Active Perception Laboratory
Active perception is the use of action to gather information to construct, update and improve a system's knowledge and understanding of its environment. One example of active perception is the constant movement of our eyes to search and gather visual information. At each point in time, we only see a very small portion of the world clearly with our fovea. Yet by moving our eyes rapidly, we manage to construct a seemingly stable and coherent internal representation of the world in our mind. How are these bits and pieces of retinal information assembled and integrated over time to form a seemingly coherent mental image of the scene? How does the brain decide where to look next? How and where are these scene elements represented in the brain? To address these questions, we are conducting human psychophysical experiments to examine information transfer across saccadic eye movements. We are also recording from neurons while monkeys are actively scanning and searching in the visual environment to examine the neural basis of such information transfer. We have developed a theoretical framework to describe saccadic behaviors as an information maximization process, and are now formulating and testing computational models for dynamic scene integration.
To understand the representations and computational processes underlying active perception, we need to understand the codes used by neurons, i.e. the language with which neurons communicate with each other. For the last thiry years, the average firing rate of a neuron has been considered to be the most reliable measure of its information. We are examining the possible existence of precise temporal spike patterns hidden in the neural spike trains that may encode higher order structures using pattern analysis, system identification, machine learning and statistical techniques. Several projects in the laboratory are focused on this issue: We are developing a new method which allows us to visualize and examine information content of the spike train across time and time-scale. We are also using system identification technique to decode the `speech' of a neuron or the `symphony' of a neuronal ensemble and reconstruct the visual scene based on the spikings of a neuron or of an neuronal ensemble.
The classical framework for vision, as delineated by Marr, is that vision is accomplished by a series of feedforward computations in the visual hierarchy. The experimental findings from our laboratory show that global contextual information can modify the computation in early visual areas. This evidence suggests that low level visual processes might be tightly coupled to higher level visual processes. The high-level influence is most likely mediated by the massive recurrent feedback connections from one area of the brain to another. What is the functional role of this feedback? What are the advantages of the concurrent and interactive computation across the visual hierarchy? Our working theory is that feedback is for generating prediction and hypothesis to guide visual processing in the visual hierarchy. These prediction and hypotheses are central to the theory of active perception. We are now testing this theory by recording from neurons across the visual hierarchy (areas V1, V2, V4) while the monkeys are playing video games. We are also constructing and testing computational models and realistic neural circuits in conjunction of the neurophysiological experiments.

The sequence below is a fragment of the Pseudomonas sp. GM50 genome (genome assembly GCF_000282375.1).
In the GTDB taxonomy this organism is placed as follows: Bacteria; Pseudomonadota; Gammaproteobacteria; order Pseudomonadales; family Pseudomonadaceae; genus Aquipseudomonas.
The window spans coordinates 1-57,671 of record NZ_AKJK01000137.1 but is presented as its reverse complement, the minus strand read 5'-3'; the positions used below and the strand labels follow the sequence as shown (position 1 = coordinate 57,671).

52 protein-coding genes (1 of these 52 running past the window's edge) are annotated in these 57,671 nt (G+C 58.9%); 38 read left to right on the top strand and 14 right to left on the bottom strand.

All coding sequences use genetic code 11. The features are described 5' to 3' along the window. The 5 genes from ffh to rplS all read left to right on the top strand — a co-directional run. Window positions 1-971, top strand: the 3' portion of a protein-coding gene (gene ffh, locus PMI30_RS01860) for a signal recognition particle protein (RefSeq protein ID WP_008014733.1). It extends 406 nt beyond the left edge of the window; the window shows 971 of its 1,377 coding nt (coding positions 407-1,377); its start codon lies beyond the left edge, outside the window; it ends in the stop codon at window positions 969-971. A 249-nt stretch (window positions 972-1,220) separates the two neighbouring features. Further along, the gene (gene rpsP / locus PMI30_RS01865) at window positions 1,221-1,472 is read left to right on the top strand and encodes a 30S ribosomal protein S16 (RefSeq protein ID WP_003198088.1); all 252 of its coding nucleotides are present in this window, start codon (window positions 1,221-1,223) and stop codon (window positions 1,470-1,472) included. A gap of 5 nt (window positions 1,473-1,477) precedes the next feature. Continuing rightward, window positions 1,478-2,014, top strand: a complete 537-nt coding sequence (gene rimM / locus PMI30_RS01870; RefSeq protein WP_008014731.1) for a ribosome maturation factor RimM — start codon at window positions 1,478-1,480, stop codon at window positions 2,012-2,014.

The brain is an adaptive system. Even after development, the neural circuits remain plastic and exhibit changes with learning. Currently, we are experimenting with the implantation of electrode arrays of 100 electrodes into the neocortical surface of monkeys to record from the same neurons in the visual system over long periods of time (months) during which the monkey is trained to perform new perceptual grouping and perceptual discrimination tasks. This would allow us to study the evolution of the neural representation as a function of behaviors and experience of the organism over time. The experiments are inspired by unsupervised and reinforcement learning models, but we hope to infer from the neurophysiological data the neural algorithms underlying the development, formation and maintaince of neural circuits in the visual hierarchy.
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